In order for a Muslim woman to rise from the constant backlash and continue to insolently wear her hijab like armor, she must lucidly declare to the world through her headscarf that she is a powerful, ambitious, independent, open-minded women who is also a sinner in a scarf.

Love Life Stories

I was a tomboy growing up – for all the wrong reasons

Before I get into this, I want to make something a clear: being a tomboy is totally fine. My story, though, wasn’t too great.

When I became a teenager, I became a tomboy, but to be honest, it wasn’t entirely by choice. Because I was Muslim, it was insisted upon that I dress a bit more conservatively, and when you do that, you automatically can’t wear a majority of girls’ clothes. But this honestly isn’t about religion making my life difficult or saying that there is anything wrong with the teachings of Islam – it’s simply about the inadvertent effect religion and culture had on my ideas of femininity and womanhood.

Everything with a cute front had a low, open or lace back. Everything with a color that suited me had a low neckline or no sleeves or was too tight. I didn’t wear shorts anymore. I didn’t wear skirts anymore. If I wore dresses, I wore leggings and sweaters, and those things pretty much always ruined the look in my opinion.

[bctt tweet=”When I became a teenager, I became a tomboy, but it wasn’t really by choice.” username=”wearethetempest”]

There was something “wrong” with everything I liked that was “girly.” I ended up going to a bunch of Sweet 16 birthday parties in my traditional Pakistani clothes, because I couldn’t find a dress, and feeling like the ugliest person there.

The only things that were made to look good (or what I thought was good) while still being conservative enough in terms of Islam were clothes that essentially made me look like a boy; my unisex t-shirt from Hot Topic with the Batman symbol on it became my favorite and most commonly worn shirt. I wore it with jeans and converse pretty much all the time.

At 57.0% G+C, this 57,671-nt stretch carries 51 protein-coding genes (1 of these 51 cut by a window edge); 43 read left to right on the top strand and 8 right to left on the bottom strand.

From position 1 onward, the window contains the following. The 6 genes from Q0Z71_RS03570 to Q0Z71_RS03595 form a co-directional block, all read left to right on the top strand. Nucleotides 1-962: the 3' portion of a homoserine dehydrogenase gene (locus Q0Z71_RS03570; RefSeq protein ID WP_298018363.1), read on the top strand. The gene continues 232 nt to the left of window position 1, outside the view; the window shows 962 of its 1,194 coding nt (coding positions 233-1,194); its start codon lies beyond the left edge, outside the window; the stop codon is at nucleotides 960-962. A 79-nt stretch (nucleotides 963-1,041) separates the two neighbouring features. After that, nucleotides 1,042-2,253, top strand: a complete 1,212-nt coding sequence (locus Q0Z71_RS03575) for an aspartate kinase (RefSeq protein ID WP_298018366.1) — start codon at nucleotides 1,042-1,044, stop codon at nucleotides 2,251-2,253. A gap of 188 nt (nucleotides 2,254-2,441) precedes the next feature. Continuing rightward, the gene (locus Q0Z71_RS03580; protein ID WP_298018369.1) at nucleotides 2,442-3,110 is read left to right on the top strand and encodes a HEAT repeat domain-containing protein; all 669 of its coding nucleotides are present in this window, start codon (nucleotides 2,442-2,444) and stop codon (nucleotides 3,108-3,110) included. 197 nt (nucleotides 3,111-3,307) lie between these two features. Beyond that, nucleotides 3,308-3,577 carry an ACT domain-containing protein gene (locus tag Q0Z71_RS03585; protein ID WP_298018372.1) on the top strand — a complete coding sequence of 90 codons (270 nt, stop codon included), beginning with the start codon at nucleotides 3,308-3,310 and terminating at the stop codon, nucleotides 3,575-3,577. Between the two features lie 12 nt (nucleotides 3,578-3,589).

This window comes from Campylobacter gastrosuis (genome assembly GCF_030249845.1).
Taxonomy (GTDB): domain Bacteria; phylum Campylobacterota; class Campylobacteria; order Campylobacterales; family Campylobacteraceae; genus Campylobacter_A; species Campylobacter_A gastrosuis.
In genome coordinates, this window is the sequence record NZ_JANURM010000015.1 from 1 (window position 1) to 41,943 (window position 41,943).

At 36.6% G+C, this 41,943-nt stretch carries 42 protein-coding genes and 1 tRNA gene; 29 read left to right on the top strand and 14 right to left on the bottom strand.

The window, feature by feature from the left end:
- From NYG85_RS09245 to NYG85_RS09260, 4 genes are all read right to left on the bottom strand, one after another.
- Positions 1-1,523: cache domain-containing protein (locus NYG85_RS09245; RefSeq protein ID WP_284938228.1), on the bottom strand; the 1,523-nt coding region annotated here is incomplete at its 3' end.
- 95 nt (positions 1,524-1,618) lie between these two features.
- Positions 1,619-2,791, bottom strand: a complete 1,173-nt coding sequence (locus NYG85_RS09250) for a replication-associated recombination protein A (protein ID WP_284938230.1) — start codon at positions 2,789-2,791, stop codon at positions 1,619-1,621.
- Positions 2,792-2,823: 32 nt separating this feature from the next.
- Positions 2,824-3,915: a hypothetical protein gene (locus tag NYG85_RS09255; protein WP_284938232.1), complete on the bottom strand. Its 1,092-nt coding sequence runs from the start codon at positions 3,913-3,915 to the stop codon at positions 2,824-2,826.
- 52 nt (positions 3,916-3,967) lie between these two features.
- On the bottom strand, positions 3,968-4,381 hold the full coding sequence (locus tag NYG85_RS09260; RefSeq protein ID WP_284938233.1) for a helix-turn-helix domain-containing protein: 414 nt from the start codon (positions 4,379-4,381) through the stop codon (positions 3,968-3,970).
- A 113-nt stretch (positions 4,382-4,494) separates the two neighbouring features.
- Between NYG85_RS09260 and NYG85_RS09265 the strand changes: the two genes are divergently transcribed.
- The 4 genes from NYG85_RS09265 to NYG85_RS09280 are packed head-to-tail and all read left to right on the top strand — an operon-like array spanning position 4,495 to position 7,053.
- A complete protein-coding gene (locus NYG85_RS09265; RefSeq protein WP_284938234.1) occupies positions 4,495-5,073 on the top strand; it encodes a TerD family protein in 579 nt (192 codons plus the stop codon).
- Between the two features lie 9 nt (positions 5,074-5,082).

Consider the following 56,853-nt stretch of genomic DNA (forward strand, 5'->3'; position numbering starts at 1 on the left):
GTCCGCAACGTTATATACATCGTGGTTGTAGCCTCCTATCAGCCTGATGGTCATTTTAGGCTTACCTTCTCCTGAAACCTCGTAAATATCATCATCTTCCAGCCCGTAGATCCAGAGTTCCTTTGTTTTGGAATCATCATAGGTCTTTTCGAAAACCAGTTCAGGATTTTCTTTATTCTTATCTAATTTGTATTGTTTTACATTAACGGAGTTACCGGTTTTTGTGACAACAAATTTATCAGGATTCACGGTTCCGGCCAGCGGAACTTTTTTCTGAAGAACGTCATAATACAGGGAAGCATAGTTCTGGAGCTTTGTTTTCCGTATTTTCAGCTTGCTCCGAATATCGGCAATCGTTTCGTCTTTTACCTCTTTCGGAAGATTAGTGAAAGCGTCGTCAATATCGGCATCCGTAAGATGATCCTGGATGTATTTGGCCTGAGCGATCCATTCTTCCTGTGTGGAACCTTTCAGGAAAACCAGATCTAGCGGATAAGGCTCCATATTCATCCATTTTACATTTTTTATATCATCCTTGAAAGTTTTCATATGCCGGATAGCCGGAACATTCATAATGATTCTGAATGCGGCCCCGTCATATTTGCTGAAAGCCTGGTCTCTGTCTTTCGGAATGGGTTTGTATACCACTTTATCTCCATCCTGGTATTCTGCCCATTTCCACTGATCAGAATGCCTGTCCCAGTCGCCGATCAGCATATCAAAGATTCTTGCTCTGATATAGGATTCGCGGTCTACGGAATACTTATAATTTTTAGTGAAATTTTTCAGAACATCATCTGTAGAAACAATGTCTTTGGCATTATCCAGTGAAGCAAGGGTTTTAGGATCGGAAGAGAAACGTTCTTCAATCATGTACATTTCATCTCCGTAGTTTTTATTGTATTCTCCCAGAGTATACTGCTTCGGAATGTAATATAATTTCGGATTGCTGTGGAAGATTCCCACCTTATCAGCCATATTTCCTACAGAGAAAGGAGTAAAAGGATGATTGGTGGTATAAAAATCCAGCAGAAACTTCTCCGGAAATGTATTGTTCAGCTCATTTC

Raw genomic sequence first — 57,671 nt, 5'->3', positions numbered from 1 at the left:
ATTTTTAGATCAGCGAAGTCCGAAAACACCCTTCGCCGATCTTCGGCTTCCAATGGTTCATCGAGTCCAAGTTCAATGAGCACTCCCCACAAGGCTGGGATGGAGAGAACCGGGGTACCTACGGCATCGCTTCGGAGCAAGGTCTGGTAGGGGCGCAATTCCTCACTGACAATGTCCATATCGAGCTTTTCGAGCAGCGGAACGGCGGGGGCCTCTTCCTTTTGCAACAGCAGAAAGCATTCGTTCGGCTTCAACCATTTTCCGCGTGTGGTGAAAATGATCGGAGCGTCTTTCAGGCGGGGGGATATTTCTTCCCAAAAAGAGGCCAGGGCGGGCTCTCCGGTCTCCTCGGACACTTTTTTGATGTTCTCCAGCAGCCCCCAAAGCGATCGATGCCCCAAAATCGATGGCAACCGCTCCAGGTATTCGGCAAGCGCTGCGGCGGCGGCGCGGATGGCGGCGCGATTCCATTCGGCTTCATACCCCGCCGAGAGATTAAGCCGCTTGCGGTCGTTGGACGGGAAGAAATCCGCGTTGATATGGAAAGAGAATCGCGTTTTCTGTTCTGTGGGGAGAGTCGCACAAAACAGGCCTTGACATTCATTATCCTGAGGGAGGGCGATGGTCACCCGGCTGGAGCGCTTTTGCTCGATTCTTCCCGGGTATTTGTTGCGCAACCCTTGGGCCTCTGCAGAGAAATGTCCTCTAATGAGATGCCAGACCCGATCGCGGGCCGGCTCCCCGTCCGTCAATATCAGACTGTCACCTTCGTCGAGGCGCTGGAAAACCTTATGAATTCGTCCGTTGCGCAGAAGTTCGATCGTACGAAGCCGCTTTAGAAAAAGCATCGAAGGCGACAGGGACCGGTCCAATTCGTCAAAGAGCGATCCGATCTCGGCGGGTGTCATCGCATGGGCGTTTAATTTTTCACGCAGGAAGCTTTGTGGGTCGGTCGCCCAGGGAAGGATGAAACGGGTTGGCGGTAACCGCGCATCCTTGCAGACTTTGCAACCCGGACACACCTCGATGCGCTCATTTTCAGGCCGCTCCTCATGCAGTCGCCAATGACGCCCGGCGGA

Other than that, I just wore a lot of large, baggy sweatshirts with jeans and a t-shirt. Always one size up. I was considered too young for make up or threading or waxing (which is a significant detail considering I had one long, connected eyebrow). To put it lightly, I didn’t look too great (that’s an understatement), and I didn’t feel too great, either.

[bctt tweet=”The clothes that were conservative enough for my parents essentially made me look like a boy.” username=”wearethetempest”]

Something else happened during this time that I think is important to share. I started to internalize the criticism I received over my “girl” clothes to the point where I felt like just being a girl was inherently bad or something to be ashamed of.

 upset gossip girl taylor momsen jenny humphrey whats wrong with me GIF

I distinctly remember writing in my diary night after night that I wished I had been born a boy; it felt like, if everything I wore was somehow wrong, maybe it wasn’t the clothes, maybe it was my female body.

Sometimes, during my prayers when I was speaking to God, I would apologize for being a girl. That is how much shame I felt.

I didn’t feel uncomfortable in more revealing or more feminine clothing, I felt ugly. And worst of all, I had this idea that trying to look good and feel good was somehow bad. I would go to the mall and cry.

[bctt tweet=”Sometimes, during my prayers to God, I apologized for being a girl.” username=”wearethetempest”]

My parents and friends probably thought I was frustrated that I couldn’t find “Muslim” things to wear that also looked cute. But that wasn’t it. It was about feminine clothes, not skin-showing clothes.

I wouldn’t even try on different, more feminine things, even if they were deemed “appropriate” by Islamic standards. If I did, I felt ugly and took them off, cried a little bit, and insisted that we leave the mall immediately.

Often times, I went home and cried more behind closed doors. Especially in the summer, when all of my friends wore pretty dresses and I still looked…well, the way I looked.

[bctt tweet=”I had this idea that trying to look good and feel good was somehow bad.” username=”wearethetempest”]

My self esteem was extremely low at that time. I didn’t know how to empower myself in regards to my appearance – I thought that doing so was immoral. Feeling ugly made me sad. Feeling pretty made me feel guilty, like I was a bad Muslim. There was no way to win.

When I got just a little bit older, my femininity started to feel like a switch that other people could turn on and off at will, and it was confusing, to say the least.

I was pushed to look as “non-female” as possible for so much of my adolescent life, but when I finally became comfortable in my asexual-looking wardrobe, it was insisted that I embrace my femininity. Not for myself, but for others.